Story and Photo by Alice Gerard
Senior Contributing Writer
Tom and Jody Fogarty said they had a great deal to process during their cancer experiences and after they had been declared cancer free.
Jody talked about the changes in her body after breast cancer surgery and how other people would see her.
“As a woman, I wonder. Can you tell? When I am wearing my shirt, can you tell that one is different than the other? When I go for exams, I am definitely nervous,” she said. “Scan anxiety is what they call it. That part is always nerve-wracking, but so far, so good. No evidence of disease still.”
Tom talked about his fears that he would lose his wife, as he had lost other family members to cancer.
“It was scary for both of us,” he said. “Without a doubt, the unknown was scary. We had only been married for two years at that point. We had just found each other. I’m thinking, ‘Oh, my God. Please don’t take her from me. Everyone in my life who had cancer passed away.’ ”
Additionally, there was the fear of the expense of treatment.
“I received a letter with a billing statement in it saying, ‘We’re not 100% sure we’re going to have approval for this test so, just to let you know, you’re responsible for the cost of the test,’ ” Tom said.
“It was a huge test. It was to determine if I needed chemo,” Jody added.
“We went on without knowing if it was approved or not,” Tom said. “We said, ‘It doesn’t matter.’ If we have to pay for it, we have to pay for it. But we never heard about it again, and we think it was covered. You start seeing the medical bills, and it gets a little overwhelming. ‘Boy, I hope this is covered by insurance.’ You’re not talking hundreds. You’re talking tens of thousands of dollars.”
According to Jody, Roswell Park Comprehensive Cancer Center had employees who were able to help them navigate the financial aspect of cancer.
“We were concerned about the bills,” Tom said. “We contacted them. They walked Jody through it. We were much more at ease and thought this was going to be OK. We both thank God that we’re still here.”
Jody said the American Cancer Society also provided a great deal of support and assistance.
“We have had contact with Dylyn Harrison from the American Cancer Society, and she has been really helpful,” Jody said.
When Jody’s cousin, Holly, was diagnosed with stage 4 lung cancer, she had two small children. She told Jody, “ ‘I’m scared. I don’t know what to do.’ I said to Tom, ‘I need you to reach out to Dylyn. We need help. My family needs help.’ She gave us the phone number for the American Cancer Society hotline. It is for anyone to call. It’s 24 hours a day. They were amazing. We had questions about insurance, because she (Holly) didn’t have insurance. We had questions about things we could do to help their children. The hotline was fabulous. I think that was a resource that we really didn’t know was out there, too.”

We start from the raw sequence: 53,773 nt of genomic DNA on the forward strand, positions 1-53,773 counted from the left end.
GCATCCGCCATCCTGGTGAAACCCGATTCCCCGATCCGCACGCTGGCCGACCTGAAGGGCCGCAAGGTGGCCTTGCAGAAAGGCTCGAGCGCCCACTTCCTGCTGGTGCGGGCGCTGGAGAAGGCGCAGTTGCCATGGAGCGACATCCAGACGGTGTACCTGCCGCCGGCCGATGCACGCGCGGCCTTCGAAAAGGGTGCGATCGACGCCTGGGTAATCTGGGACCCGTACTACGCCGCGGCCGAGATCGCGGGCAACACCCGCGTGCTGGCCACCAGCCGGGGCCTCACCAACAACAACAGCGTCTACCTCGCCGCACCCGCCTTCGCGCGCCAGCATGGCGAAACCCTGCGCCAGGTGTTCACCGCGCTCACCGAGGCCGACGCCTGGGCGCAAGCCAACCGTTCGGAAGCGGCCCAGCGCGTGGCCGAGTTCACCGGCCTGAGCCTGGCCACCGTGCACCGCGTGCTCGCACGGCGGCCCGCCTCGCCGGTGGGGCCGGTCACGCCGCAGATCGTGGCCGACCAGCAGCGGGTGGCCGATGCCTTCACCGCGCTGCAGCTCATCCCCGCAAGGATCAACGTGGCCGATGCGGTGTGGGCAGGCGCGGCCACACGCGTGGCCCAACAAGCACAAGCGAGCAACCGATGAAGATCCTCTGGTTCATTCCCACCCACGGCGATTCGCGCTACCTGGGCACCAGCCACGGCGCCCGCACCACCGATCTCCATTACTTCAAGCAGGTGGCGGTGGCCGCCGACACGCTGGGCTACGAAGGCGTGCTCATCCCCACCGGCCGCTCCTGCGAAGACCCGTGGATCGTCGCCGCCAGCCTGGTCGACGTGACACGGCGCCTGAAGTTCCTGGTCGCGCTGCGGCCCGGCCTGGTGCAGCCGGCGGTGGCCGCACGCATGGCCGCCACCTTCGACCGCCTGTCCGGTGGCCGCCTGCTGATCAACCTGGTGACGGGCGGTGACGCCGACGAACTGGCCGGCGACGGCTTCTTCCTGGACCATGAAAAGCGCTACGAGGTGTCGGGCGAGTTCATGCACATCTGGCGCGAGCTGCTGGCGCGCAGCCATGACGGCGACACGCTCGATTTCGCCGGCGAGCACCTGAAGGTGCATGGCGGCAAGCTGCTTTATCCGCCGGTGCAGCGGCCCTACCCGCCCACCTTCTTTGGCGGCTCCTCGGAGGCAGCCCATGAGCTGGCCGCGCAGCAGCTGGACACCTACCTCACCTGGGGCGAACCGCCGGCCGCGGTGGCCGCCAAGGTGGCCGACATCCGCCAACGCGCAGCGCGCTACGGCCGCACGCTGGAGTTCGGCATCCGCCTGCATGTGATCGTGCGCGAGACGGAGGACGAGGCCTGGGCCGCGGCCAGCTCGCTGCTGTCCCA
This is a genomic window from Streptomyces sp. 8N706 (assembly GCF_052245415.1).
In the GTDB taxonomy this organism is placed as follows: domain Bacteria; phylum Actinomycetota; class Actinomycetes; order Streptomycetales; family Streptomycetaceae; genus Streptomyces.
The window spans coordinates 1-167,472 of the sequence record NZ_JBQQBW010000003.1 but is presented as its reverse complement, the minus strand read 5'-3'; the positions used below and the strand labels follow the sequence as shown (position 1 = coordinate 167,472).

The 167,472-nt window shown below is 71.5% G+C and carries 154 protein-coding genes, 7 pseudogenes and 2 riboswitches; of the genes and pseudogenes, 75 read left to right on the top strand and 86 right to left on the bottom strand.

When asked what she would tell someone who has just been diagnosed with cancer, Jody said, “Your support system is so important because the people who surround you really do lift you up. We had people bringing food. My parents would come up, and they would clean. We just had great people around us to help. And that makes it more manageable and less scary. There are enough people saying, ‘Don’t worry. We got you.’ Tom was my angel. He took such good care of me, and I am so thankful.”
Tom said, “I don’t really compare what I went through to what Jody went through. When I went through it, I thought, ‘I’m going to be OK.’ When I went through it with her, I was scared. I didn’t want to lose her. That was the hardest part for me. Whatever she wanted, I got for her. Whatever she needed, I did it for her. If she cried, I hugged her. I let her rest. I took care of the house and the kids.”
“Surround yourself with people who are going to help you, and I remember telling the doctors, ‘I am going to listen to whatever you tell me,’ ” Jody explained. “Whatever you tell me to do, I’m going to do. And that’s what I did. Anything they told me to do, I did. I felt like, I’m here at Roswell. I’m super lucky that this is in our backyard, that I am lucky enough to be a patient in a place as amazing as Roswell. The doctors were very positive and said, ‘You are here to be cured. There is no doubt in our minds that this is what we are going to be able to do for you.’ ”
“Don’t be afraid to ask for help or a shoulder to cry on or anything,” Tom said.
“It’s OK to ask a million questions,” Jody said, adding, “Try to stay positive.”
When asked how they felt about being chosen as Relay For Life’s 2023 Honorary Survivors, Tom said, “I think we’re both very honored.”
Jody mentioned both hope and loss: “I feel like it’s a huge honor. I’m very proud to have that. I hope that we represent it well. I am hoping that, as part of it, we can help more people. It’s unbelievable, just in our families, the number of people who have passed. There are so many in this area. I have an uncle and a grandpa and a cousin who all passed. There are others who fought the fight and are still with us.”
The American Cancer Society’s hotline is 1-800-227-2347. It is available 24/7. It provides information about rides to treatment, places to stay during treatment, hair loss and mastectomy products, clinical trials, support for caregivers, and much more.